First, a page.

The Southwestern Historical Quarterly, Volume 73, July 1969 - April, 1970 Page: 430
Southwestern Historical Quarterly
The Track Going Back. By Everett L. DeGolyer, Jr. (Fort Worth: Amon
Carter Museum, 1969. Pp. 103. Illustrations. $4.95.)
This is a picture book. It is for railroad buffs. Its author is clearly
proud of his buff status; he is also a serious student of transportation
history. The book contains 103 photographs reproduced to face 25- to
Soo-word descriptions. It deliberately excludes well-known pictures. The
prints are in black and white. A sense of nostalgia and a touch of wry
humor pervade the text. The collection attempts to suggest the varied
environmental setting of western railroads and to indicate differences
among railroads. It does both well.
Since DeGolyer has photographed 25,00ooo railroad subjects and collected
another 65,ooo negatives, the selection of only 103 for this catalog, de-
signed to accompany an exhibit by The Amon Carter Museum commem-
orating the centennial of the completion of the first trans-Plains railroad,
must have been frustrating. The result is satisfying, if one can stop won-
dering about the other 89,897 pictures in DeGolyer's collection.
University of Montana ROBERT L. PETERSON
Texas Historic Forts: A Report by the University of Texas School of Archi-
tecture. (Austin: Texas Parks and Wildlife Department, 1969. 5 vols.
Pp. 470. Illustrations, appendices, bibliographies.)
Texas Historic Forts is a five-volume set of reports prepared for the
Texas Parks and Wildlife Department "in order to further the preserva-
tion, restoration, and interpretation" of five historic sites: Forts Leaton,
McKavett, Lancaster, Griffin, and Richardson. Since only 400 copies of
each volume were printed, the supply was quickly exhausted. Such reports
represent the first step in any restoration project, that is, the historical
research that is undertaken before any plans for archeological research or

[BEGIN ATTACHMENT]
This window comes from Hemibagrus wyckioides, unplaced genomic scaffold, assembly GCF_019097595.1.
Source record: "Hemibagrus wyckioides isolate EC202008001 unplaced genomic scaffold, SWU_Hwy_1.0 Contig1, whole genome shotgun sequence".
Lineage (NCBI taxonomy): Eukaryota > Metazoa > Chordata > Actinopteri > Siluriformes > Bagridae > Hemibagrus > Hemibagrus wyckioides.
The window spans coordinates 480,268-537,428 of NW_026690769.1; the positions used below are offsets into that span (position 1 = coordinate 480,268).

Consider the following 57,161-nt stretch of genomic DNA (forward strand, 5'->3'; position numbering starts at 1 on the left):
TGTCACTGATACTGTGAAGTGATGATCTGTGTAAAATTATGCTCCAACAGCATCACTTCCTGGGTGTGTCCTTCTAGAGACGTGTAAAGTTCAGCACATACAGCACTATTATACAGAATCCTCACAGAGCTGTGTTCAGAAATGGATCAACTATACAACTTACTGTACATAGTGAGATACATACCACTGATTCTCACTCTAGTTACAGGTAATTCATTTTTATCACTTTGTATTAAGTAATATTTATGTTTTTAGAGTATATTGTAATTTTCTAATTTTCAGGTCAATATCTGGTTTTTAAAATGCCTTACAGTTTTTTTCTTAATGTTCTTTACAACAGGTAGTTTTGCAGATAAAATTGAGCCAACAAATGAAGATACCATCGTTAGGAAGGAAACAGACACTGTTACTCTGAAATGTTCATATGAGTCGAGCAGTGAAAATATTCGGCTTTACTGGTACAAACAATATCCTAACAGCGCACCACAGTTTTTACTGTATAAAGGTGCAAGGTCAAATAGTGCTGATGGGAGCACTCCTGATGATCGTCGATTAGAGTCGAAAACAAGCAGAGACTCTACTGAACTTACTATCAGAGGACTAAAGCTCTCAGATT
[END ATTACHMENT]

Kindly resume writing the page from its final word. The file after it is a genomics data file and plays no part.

physical restoration are made.
Each volume consists of a preface, a history of the particular fort, a
description of the site, and a proposal for an approach to restoration. The
historical sections are adequate but not exhaustive, and are somewhat
marred by a six-page segment of "interchangeable" material on Texas
forts in general that is incorporated into the text of all five volumes. The
pictorial appendices are superb, and include photographs, maps, plans,
and architectural drawings from military records. The proposals for res-
toration are of great interest, since the problems of the sites range from
those of an abandoned adobe private fort (Leaton) to those of a former
military post that is now the heart of a small town, with citizens living
in the post buildings (McKavett). These are working documents, and
should be carefully examined by all historians who are interested in the
processes-historical, architectural, and political-of restoration.
Texas State Historical Association
Here’s what’s next.
Show all pages in this issue.
This issue can be searched. Note: Results may vary based on the legibility of text within the document.
Citing and Sharing
Basic information for referencing this web page. We also provide extended guidance on usage rights, references, copying or embedding.
Reference the current page of this Periodical.
Texas State Historical Association. The Southwestern Historical Quarterly, Volume 73, July 1969 - April, 1970, periodical, 1970; Austin, Texas. (texashistory.unt.edu/ark:/67531/metapth117147/m1/466/ocr/: accessed February 27, 2017), University of North Texas Libraries, The Portal to Texas History, texashistory.unt.edu; crediting Texas State Historical Association.